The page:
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Open Access Publications from the University of California

Bayesian Methods for Mortality Estimation

  • Author(s): Alexander, Monica
  • Advisor(s): Goldstein, Joshua R
  • et al.
Abstract

The development of mortality models is important in order to reconstruct historical processes, understand current patterns and predict future trends. Mortality models are particularly useful when the available data are sparse, unreliable or incomplete. Traditionally, mortality patterns in data-rich populations were used to observe mathematical or empirical regularities, which could be applied to data-sparse populations. However, as a wider variety of data have become available, the focus of model building has shifted to developing flexible models that perform well in a variety of contexts.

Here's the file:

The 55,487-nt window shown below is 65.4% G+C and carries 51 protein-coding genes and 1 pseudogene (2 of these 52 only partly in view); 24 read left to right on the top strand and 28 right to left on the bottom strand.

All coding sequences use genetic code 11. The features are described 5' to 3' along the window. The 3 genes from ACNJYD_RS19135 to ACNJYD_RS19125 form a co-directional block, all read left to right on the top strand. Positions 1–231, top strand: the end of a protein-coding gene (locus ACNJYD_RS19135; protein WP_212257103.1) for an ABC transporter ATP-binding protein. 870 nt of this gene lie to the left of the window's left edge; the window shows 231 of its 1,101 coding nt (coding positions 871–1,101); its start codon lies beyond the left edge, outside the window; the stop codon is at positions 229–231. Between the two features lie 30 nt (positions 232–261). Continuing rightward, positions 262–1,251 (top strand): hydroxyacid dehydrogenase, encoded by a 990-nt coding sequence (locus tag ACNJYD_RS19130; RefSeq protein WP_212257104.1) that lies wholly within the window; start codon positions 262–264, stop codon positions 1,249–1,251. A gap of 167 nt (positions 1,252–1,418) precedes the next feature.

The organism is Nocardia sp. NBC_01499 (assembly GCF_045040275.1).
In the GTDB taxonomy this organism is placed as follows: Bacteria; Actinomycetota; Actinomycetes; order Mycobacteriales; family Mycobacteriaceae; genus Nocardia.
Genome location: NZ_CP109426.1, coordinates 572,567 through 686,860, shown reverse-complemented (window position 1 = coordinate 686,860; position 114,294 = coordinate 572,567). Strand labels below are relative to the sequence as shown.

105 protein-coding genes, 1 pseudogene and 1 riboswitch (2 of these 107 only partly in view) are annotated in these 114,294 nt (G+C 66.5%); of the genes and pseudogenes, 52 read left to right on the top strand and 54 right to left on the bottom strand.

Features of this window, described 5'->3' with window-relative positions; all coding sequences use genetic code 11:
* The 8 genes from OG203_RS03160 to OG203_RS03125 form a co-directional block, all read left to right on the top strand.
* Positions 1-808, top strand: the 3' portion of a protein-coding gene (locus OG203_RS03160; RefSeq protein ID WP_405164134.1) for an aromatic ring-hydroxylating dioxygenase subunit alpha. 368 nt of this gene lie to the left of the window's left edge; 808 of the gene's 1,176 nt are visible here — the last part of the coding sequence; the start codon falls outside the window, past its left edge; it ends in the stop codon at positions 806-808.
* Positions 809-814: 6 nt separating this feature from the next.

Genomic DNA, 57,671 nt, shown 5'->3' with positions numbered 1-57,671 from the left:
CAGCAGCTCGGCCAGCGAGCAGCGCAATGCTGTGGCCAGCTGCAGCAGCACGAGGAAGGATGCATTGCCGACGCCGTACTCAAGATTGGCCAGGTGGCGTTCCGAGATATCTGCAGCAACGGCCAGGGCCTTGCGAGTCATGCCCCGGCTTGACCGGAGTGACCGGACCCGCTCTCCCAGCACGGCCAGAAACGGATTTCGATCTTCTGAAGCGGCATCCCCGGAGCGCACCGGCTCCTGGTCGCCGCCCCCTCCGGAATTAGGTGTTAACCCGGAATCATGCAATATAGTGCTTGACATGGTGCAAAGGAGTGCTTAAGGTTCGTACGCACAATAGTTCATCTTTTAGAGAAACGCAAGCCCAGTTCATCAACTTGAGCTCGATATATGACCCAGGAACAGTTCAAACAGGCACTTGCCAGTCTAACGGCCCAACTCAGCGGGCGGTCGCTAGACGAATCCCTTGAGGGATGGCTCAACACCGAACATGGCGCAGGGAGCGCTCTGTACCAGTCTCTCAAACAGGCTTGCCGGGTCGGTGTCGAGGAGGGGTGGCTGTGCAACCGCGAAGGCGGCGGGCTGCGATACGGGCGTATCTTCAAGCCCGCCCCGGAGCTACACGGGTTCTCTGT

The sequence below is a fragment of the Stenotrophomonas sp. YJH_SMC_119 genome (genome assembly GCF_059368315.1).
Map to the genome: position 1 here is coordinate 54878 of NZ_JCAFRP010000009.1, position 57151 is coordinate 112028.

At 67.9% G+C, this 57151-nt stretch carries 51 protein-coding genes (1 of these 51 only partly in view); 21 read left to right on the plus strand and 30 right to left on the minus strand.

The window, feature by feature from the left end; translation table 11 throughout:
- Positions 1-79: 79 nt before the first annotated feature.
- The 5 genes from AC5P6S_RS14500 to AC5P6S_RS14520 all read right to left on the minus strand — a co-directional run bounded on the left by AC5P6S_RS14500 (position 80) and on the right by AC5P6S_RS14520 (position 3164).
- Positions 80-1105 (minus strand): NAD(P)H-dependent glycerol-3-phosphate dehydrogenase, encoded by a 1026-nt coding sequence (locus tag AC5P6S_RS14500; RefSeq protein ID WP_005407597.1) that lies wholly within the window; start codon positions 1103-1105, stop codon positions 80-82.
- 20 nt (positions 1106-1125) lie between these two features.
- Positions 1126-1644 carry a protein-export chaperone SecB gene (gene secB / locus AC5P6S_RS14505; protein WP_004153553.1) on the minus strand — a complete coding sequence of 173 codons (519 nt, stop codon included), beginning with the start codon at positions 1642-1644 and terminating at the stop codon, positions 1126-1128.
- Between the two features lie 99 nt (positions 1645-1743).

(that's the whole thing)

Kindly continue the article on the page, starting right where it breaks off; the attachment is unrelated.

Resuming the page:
This dissertation introduces Bayesian methods of mortality estimation in three contexts where the available data are imperfect. The first paper develops a method to estimate subnational mortality in situations with small populations and highly-variable data. The second paper develops a unified modeling framework to estimate and project neonatal mortality in all countries worldwide, including those with limited and poor-quality data. The third paper introduces a new dataset to study mortality inequalities in the United States, and develops methods to deal with the truncated and censored mortality information that is available. In all three contexts, the modeling approaches combine strengths from traditional demographic models, which capture mortality regularities across age, with the flexibility of Bayesian frameworks, which allow for multiple data sources to be incorporated, information to be shared across time and space, and uncertainty to be assessed.

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